A New York Times article in October 2011 stated that wearing makeup can help a woman gain “more respect, trust and affection from [her] co-workers.” While time spent on beauty regimens may seem unjustly slanted towards women, numbers of males are seeking grooming practices t clean up their appearances, make them feel more competant and attractive, as well as serv as a means for relaxation.
This past summer Kiehl’s opened a spa in midtown Manhattan, transforming the brand into a personalized grooming experience. Justly coined“Spa 1851,”Kiehl’s believes the move will make them a serious competitor in spa customization, as well as a leader in male beautification – a position that many believe rightly belonged to them before “The Art of Shaving” made its first retail move.
Sitting in a Spa 1851 barber chair in the grooming lounge,one overlooks the hustle of the 64th St. and Lexington Avenue location, while getting a classic shave and/ or haircut. This mini barber shop and spa location follows suit with a new trend of grooming locales exclusively for men. Popping up along New York’s downtown, midtown and Brooklyn streets, these shops are for men who seek grooming services as simple as a haircut or shave, without the bother, or embarrassment, of going to a salon, which tends to be female-dominated.
“Relax and have a beer,” is a typical opening liner at Truman’s, a grooming spot in midtown Manhattan, established by three male professionals who wanted classic services, that allowed them to maintain their manly integrity. Walk into the shop and clients aren’t crammed into a waiting room reading magazines, but instead are hanging out in overstuffed red leather barber chairs watching ESPN.Many may be sitting at the wood-paneled bar, enjoying a beer or a drink before their treatment.
Male clients are made to feel as if they’re hotel guests, and given the chance to sit back and relax – not to mention, have some privacy. Truman’s offers sleek dividers decorated with black-and-white photographs, to section off the customers. “Guys don’t want to lock eyes with another guy when they’re getting a manicure, and no guy wants to be seen in a pedicure chair,” says Joe Marchesi, co-owner of Truman’s.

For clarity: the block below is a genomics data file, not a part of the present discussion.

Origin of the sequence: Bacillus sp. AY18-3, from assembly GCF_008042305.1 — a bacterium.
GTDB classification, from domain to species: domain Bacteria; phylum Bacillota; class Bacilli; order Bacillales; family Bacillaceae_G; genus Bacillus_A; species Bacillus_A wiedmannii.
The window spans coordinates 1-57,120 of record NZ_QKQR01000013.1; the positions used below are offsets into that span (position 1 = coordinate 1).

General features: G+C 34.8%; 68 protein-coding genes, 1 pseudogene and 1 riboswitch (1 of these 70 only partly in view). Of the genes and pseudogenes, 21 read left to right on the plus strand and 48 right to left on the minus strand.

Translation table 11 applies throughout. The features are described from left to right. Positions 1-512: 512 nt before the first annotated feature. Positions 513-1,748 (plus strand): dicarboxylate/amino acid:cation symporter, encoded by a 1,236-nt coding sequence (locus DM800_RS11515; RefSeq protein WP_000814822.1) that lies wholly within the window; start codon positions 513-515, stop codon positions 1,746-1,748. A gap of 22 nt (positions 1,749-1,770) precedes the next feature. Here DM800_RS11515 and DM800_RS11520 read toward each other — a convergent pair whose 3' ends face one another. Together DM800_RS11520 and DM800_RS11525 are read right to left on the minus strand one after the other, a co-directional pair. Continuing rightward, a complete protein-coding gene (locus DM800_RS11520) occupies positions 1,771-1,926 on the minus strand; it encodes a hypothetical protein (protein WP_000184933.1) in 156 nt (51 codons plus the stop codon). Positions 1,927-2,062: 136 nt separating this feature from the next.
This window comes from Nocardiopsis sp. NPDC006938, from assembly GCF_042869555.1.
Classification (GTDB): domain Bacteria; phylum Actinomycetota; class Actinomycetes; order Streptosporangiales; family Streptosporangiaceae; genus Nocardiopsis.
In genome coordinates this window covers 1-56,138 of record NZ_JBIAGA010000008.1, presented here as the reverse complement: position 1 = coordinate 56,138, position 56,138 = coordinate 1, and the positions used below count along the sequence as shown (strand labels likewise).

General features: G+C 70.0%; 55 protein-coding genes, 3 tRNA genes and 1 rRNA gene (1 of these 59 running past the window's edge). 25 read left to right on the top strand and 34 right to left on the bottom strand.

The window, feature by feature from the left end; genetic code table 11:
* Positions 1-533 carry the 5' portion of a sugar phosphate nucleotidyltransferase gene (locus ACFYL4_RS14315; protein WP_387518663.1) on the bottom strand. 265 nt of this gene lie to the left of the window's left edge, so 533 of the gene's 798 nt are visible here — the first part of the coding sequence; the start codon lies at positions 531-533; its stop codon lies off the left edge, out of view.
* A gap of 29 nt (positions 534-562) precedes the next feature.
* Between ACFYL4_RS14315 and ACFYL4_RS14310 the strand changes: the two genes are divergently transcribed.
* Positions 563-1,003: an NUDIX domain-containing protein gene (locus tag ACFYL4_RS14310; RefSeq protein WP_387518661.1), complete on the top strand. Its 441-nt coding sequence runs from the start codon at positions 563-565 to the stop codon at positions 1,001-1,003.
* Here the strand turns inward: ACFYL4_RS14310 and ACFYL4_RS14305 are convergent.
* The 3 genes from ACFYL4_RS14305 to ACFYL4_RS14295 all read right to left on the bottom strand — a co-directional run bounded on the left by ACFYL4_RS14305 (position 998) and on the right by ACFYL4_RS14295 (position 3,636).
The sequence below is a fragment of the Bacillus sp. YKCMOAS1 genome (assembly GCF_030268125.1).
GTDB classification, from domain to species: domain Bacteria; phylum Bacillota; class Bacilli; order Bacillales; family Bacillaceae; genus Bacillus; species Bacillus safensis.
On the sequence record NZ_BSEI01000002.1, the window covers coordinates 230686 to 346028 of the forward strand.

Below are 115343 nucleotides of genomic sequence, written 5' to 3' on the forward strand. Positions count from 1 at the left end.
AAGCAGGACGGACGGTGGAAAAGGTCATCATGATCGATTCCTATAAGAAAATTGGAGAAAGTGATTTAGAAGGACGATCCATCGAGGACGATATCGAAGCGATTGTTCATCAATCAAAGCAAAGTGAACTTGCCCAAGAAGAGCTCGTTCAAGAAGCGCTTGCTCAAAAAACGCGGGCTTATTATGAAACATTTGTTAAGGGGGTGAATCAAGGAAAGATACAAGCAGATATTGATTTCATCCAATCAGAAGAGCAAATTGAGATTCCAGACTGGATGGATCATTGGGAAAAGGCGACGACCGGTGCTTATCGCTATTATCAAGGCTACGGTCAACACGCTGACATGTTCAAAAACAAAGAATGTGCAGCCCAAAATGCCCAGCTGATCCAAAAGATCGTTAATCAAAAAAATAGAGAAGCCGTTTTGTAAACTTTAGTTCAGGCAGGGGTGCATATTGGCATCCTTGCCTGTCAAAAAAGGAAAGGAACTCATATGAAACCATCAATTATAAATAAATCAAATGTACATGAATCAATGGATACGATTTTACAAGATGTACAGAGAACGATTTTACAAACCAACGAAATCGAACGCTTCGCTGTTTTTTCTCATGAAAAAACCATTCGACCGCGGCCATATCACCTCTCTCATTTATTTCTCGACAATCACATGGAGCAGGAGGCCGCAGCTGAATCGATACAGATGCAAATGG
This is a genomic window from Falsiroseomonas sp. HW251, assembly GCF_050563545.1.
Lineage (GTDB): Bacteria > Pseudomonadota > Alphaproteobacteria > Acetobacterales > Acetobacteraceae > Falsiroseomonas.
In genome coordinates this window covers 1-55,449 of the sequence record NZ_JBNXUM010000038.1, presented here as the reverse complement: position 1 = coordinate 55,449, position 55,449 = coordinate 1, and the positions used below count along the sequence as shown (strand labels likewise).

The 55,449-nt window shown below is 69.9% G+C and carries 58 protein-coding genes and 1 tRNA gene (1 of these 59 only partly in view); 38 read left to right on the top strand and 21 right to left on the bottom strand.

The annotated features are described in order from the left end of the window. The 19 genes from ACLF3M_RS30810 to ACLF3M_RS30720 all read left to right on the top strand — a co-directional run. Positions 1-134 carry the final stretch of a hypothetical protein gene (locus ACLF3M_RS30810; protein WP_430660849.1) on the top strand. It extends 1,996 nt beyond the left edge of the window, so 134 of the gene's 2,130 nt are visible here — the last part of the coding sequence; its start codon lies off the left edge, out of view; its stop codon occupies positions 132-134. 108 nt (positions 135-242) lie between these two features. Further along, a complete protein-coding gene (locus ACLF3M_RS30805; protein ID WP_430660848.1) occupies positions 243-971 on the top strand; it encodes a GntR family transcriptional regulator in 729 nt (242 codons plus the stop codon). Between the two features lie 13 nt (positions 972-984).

Men desire directness and results in both business and life – so accordingly, the names of the treatments aren’t romanticized, but say it how it is. A shave is a shave, and hot towel service, hair wash, scalp massage, shave and shoe shine are all exactly what you think they are. The only difference is the manicure and pedicure treatments, which are appropriately titled “handshake maintenance” and “foot repair,” which if you think about it – is precisely the purpose they serve.
These new male groomers represent the gentleman – he doesn’t want a touchy feely spa experience, but wants to relax while getting his hair cut, a shave or a massage. The new style barber shops sprouting up around town allow clients some alleviation from their grueling work day – not to mention a single malt or a beer to take the edge off while they await their turn.
About the Author
A founding member of Martens & Heads! Kate brings over 15 years of industry experience and executive search expertise.She focuses on senior-level placements within the lifestyle practice and specializes in general management, sales, marketing, human resources and operations.Her clients include global iconic brands as well as entrepreneurial start ups.
A native of New York, Kate earned her B.S. in Business Administration from Long Island University, C.W. Post. She later received her masters degree in Human Resource Management from the New York Institute of Technology.
Kate’s dual experience within brands and in executive search gives her a keen understanding of her clients’ needs as well as an unsurpassed knowledge of and access to industry talent.She is active in industry associations such as the Fashion Group International, Cosmetic Executive Women, and the Society for Human Resource Management.
Christine Esposito, Associate Editor||August 26, 2015 Men don’t think they need to ask for directions, and they don’t think they need skin care products either. Can the industry cash in on these lost souls?